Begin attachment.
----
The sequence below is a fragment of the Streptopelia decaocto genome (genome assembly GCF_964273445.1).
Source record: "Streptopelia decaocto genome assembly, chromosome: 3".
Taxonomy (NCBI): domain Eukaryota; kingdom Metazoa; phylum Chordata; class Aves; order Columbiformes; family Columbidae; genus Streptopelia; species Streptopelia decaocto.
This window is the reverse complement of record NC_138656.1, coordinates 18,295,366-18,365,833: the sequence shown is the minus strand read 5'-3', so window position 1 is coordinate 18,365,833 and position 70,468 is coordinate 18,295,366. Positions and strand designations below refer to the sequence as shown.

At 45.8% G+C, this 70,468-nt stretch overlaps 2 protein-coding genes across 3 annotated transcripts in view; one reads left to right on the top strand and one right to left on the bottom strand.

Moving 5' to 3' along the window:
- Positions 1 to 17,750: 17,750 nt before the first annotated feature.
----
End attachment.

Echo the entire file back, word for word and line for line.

The sequence below is a fragment of the Streptopelia decaocto genome (genome assembly GCF_964273445.1).
Source record: "Streptopelia decaocto genome assembly, chromosome: 3".
Taxonomy (NCBI): domain Eukaryota; kingdom Metazoa; phylum Chordata; class Aves; order Columbiformes; family Columbidae; genus Streptopelia; species Streptopelia decaocto.
This window is the reverse complement of record NC_138656.1, coordinates 18,295,366-18,365,833: the sequence shown is the minus strand read 5'-3', so window position 1 is coordinate 18,365,833 and position 70,468 is coordinate 18,295,366. Positions and strand designations below refer to the sequence as shown.

At 45.8% G+C, this 70,468-nt stretch overlaps 2 protein-coding genes across 3 annotated transcripts in view; one reads left to right on the top strand and one right to left on the bottom strand.

Moving 5' to 3' along the window:
- Positions 1 to 17,750: 17,750 nt before the first annotated feature.